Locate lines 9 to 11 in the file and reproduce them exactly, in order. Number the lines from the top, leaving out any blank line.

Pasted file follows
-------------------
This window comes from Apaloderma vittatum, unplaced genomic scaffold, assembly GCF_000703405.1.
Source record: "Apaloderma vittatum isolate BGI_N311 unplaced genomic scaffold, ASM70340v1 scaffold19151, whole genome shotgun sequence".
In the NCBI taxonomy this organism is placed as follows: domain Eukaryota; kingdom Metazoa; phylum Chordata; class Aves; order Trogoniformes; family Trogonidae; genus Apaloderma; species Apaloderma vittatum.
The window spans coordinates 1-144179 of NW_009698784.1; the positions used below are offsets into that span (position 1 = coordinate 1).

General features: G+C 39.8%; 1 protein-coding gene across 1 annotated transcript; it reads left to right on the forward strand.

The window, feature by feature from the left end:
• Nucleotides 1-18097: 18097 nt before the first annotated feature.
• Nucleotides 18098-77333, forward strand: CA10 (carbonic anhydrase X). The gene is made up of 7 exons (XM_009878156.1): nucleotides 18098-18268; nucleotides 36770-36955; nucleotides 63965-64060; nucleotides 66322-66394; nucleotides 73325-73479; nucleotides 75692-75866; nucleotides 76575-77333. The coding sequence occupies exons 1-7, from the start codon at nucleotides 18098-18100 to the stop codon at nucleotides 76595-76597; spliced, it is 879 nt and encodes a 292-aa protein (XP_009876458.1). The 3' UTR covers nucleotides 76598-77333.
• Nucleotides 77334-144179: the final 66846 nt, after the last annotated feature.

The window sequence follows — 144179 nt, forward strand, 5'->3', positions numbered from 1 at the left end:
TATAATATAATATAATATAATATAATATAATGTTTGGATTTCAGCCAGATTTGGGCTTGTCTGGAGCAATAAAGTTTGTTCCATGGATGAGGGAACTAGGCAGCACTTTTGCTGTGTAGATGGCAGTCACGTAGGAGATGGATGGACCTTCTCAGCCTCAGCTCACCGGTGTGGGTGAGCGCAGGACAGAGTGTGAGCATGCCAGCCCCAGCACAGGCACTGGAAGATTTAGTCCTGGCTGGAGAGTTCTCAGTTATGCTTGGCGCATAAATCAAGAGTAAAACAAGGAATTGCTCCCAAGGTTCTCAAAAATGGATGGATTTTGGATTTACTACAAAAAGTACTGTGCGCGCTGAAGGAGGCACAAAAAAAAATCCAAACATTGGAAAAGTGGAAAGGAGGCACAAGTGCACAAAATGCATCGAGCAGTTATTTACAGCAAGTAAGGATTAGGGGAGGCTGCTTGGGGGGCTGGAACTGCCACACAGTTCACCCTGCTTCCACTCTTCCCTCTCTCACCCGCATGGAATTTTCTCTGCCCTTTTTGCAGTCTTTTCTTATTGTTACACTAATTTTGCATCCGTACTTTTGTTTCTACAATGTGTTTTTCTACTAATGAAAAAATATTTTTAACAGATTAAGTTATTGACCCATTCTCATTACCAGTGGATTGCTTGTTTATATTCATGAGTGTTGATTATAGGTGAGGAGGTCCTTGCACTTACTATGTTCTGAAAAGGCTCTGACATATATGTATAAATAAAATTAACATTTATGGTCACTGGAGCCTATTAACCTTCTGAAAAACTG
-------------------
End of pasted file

• Nucleotides 77334-144179: the final 66846 nt, after the last annotated feature.

The window sequence follows — 144179 nt, forward strand, 5'->3', positions numbered from 1 at the left end:
TATAATATAATATAATATAATATAATATAATGTTTGGATTTCAGCCAGATTTGGGCTTGTCTGGAGCAATAAAGTTTGTTCCATGGATGAGGGAACTAGGCAGCACTTTTGCTGTGTAGATGGCAGTCACGTAGGAGATGGATGGACCTTCTCAGCCTCAGCTCACCGGTGTGGGTGAGCGCAGGACAGAGTGTGAGCATGCCAGCCCCAGCACAGGCACTGGAAGATTTAGTCCTGGCTGGAGAGTTCTCAGTTATGCTTGGCGCATAAATCAAGAGTAAAACAAGGAATTGCTCCCAAGGTTCTCAAAAATGGATGGATTTTGGATTTACTACAAAAAGTACTGTGCGCGCTGAAGGAGGCACAAAAAAAAATCCAAACATTGGAAAAGTGGAAAGGAGGCACAAGTGCACAAAATGCATCGAGCAGTTATTTACAGCAAGTAAGGATTAGGGGAGGCTGCTTGGGGGGCTGGAACTGCCACACAGTTCACCCTGCTTCCACTCTTCCCTCTCTCACCCGCATGGAATTTTCTCTGCCCTTTTTGCAGTCTTTTCTTATTGTTACACTAATTTTGCATCCGTACTTTTGTTTCTACAATGTGTTTTTCTACTAATGAAAAAATATTTTTAACAGATTAAGTTATTGACCCATTCTCATTACCAGTGGATTGCTTGTTTATATTCATGAGTGTTGATTATAGGTGAGGAGGTCCTTGCACTTACTATGTTCTGAAAAGGCTCTGACATATATGTATAAATAAAATTAACATTTATGGTCACTGGAGCCTATTAACCTTCTGAAAAACTG